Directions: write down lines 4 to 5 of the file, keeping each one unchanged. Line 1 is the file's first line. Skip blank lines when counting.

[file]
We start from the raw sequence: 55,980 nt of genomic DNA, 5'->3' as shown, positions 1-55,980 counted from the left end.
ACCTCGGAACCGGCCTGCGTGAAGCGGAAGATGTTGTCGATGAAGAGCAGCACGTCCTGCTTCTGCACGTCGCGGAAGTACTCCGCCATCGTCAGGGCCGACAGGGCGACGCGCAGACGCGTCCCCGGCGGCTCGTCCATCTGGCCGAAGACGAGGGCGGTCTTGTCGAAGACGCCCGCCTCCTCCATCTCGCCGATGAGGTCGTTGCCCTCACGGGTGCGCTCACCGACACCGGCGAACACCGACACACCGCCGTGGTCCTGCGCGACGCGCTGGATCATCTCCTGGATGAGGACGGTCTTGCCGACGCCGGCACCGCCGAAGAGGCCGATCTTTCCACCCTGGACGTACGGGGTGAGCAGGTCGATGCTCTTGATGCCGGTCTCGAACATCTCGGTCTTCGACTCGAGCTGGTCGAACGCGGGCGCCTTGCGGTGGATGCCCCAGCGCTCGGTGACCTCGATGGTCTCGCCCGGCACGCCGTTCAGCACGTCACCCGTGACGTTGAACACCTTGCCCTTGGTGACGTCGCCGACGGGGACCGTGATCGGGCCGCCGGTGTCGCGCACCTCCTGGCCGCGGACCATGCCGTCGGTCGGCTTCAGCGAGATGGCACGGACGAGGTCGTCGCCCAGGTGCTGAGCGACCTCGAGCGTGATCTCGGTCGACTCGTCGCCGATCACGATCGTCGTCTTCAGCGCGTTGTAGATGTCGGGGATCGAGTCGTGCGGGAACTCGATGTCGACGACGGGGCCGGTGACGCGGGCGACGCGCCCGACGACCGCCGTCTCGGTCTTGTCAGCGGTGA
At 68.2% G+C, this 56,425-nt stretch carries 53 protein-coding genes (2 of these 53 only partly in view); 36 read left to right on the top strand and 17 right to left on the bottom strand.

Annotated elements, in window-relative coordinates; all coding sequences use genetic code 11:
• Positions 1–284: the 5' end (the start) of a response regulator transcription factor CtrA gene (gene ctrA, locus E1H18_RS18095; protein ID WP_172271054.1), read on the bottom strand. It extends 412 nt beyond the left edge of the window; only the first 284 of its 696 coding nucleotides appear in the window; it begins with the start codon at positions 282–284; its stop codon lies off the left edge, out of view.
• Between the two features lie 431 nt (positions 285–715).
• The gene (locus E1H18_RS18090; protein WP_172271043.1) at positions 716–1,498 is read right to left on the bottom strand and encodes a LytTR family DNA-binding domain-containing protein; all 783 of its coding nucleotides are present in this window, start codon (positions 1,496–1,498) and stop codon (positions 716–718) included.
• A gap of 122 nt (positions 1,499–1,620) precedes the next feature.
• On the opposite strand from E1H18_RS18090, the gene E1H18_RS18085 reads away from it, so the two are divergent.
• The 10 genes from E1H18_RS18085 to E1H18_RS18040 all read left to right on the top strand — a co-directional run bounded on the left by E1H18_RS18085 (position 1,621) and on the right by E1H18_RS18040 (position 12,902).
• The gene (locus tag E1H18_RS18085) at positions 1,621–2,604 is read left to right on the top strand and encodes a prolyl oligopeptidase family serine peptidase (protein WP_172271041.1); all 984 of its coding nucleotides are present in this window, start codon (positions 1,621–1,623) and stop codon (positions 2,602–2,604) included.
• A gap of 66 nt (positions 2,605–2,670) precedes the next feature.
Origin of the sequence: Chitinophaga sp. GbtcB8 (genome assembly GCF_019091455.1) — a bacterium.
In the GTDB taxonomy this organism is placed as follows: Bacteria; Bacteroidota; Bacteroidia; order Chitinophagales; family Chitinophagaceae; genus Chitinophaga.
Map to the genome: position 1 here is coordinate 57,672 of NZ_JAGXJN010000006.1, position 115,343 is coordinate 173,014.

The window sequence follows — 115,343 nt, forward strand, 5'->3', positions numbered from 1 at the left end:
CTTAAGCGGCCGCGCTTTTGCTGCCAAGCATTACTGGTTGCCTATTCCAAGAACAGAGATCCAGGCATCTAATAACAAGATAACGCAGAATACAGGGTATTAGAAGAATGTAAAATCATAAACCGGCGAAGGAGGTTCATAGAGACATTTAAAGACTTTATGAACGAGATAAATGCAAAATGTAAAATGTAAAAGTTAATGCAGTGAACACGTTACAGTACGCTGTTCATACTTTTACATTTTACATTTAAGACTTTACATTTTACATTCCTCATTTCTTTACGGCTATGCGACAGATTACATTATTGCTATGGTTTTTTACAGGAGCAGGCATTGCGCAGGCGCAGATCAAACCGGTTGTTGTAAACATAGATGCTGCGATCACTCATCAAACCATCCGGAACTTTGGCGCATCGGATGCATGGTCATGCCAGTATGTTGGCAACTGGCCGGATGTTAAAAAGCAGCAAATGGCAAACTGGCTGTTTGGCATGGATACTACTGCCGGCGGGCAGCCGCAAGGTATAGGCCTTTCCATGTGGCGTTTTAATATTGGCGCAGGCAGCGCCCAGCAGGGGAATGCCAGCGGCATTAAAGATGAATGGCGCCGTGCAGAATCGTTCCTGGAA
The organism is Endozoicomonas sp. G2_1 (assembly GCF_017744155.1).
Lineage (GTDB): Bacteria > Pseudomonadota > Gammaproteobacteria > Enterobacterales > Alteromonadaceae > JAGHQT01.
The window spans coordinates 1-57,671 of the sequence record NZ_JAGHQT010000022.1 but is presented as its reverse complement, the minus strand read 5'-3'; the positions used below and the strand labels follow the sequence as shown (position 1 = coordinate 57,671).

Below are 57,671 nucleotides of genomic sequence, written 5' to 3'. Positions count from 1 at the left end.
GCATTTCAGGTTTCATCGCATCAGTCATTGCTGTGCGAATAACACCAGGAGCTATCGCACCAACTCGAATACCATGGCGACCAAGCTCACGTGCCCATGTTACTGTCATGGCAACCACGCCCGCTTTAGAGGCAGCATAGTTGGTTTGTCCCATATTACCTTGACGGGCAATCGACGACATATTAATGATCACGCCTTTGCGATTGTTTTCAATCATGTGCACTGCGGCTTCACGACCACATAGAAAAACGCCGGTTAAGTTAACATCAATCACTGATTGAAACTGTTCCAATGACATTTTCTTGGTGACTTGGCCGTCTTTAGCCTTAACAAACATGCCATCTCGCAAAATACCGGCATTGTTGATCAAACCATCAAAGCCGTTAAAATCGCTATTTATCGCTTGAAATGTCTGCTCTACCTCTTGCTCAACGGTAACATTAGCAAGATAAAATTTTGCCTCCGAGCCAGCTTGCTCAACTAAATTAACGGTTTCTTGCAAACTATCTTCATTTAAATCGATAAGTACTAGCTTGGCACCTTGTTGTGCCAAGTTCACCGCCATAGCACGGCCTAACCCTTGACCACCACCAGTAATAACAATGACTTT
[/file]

Annotated elements, in window-relative coordinates; all coding sequences use genetic code 11:
• Positions 1–284: the 5' end (the start) of a response regulator transcription factor CtrA gene (gene ctrA, locus E1H18_RS18095; protein ID WP_172271054.1), read on the bottom strand. It extends 412 nt beyond the left edge of the window; only the first 284 of its 696 coding nucleotides appear in the window; it begins with the start codon at positions 282–284; its stop codon lies off the left edge, out of view.